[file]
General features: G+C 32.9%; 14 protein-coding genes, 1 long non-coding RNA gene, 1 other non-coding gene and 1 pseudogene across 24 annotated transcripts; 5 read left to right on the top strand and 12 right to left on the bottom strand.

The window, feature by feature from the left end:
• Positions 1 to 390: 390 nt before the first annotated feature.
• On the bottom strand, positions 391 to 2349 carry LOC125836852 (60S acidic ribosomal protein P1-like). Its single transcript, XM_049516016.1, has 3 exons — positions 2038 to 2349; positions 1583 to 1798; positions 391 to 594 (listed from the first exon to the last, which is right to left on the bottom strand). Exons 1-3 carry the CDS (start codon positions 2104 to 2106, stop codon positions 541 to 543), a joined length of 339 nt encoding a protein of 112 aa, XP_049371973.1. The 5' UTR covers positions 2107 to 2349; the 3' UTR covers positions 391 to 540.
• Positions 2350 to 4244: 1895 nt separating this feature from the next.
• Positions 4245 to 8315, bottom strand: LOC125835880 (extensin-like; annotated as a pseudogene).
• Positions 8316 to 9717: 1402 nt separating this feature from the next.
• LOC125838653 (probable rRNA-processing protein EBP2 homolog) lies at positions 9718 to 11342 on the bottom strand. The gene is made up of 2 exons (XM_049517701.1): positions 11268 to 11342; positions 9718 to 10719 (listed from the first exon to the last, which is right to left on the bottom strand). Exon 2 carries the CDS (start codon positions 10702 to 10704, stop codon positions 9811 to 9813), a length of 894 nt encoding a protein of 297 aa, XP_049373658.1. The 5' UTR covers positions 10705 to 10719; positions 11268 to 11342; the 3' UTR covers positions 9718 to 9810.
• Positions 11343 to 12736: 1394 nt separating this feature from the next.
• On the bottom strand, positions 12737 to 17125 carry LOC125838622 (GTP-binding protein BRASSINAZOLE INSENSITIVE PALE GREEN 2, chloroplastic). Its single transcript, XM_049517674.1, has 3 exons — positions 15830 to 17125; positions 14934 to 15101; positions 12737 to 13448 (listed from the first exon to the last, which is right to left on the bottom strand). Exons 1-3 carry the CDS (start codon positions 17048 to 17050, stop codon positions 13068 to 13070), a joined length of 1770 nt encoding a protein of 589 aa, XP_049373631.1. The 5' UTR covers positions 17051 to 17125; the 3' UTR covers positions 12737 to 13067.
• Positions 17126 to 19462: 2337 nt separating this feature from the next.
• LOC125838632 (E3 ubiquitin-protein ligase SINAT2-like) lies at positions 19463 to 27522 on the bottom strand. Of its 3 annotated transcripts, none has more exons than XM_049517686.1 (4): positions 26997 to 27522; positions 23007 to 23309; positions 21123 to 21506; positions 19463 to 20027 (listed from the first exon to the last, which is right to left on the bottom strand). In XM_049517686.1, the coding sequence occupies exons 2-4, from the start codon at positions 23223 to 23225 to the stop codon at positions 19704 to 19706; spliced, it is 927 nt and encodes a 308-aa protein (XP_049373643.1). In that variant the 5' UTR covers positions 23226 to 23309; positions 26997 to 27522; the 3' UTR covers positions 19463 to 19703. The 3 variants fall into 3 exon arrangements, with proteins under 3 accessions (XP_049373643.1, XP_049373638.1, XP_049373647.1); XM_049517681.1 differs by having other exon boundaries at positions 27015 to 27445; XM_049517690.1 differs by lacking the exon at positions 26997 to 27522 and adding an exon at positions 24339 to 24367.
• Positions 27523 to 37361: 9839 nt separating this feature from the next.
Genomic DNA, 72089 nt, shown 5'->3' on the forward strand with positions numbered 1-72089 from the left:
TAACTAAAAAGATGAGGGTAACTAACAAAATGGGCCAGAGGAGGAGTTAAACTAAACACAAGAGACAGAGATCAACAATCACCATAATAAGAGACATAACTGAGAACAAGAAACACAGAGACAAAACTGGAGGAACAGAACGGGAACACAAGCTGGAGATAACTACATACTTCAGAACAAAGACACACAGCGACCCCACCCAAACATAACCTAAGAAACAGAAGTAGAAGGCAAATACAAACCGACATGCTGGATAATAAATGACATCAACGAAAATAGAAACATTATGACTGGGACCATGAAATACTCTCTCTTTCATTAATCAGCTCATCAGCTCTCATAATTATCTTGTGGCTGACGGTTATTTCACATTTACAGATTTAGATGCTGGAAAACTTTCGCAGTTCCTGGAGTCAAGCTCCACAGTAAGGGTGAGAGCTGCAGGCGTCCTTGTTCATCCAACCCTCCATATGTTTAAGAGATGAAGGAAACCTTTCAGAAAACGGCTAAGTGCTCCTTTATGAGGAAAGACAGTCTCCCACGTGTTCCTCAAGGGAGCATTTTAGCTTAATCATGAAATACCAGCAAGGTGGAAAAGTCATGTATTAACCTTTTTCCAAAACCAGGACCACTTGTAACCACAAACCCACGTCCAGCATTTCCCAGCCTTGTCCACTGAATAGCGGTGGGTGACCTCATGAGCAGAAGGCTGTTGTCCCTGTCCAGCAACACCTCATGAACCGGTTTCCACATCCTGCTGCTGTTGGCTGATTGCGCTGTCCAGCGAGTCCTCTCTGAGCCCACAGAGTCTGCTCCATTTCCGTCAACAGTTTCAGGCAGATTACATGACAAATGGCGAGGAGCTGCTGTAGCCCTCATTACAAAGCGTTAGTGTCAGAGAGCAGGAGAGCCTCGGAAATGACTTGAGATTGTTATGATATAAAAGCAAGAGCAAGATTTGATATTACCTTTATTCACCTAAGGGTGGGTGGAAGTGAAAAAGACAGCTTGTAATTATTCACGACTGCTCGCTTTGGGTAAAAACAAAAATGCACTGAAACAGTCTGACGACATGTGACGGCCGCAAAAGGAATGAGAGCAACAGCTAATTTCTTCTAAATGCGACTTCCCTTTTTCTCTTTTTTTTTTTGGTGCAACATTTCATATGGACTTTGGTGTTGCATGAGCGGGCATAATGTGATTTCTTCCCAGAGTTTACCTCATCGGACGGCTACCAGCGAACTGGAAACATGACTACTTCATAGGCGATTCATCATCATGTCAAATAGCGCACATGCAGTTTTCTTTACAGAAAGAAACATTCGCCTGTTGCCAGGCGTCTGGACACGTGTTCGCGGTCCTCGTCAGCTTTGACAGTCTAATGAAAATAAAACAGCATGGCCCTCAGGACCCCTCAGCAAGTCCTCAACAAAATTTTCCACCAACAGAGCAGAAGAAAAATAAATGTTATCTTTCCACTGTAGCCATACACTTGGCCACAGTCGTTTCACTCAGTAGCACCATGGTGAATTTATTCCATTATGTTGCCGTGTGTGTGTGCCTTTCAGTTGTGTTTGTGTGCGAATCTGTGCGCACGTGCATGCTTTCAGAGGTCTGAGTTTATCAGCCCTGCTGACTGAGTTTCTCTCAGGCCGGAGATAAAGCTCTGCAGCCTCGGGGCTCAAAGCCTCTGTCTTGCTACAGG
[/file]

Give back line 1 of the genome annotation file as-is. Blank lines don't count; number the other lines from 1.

General features: G+C 32.9%; 14 protein-coding genes, 1 long non-coding RNA gene, 1 other non-coding gene and 1 pseudogene across 24 annotated transcripts; 5 read left to right on the top strand and 12 right to left on the bottom strand.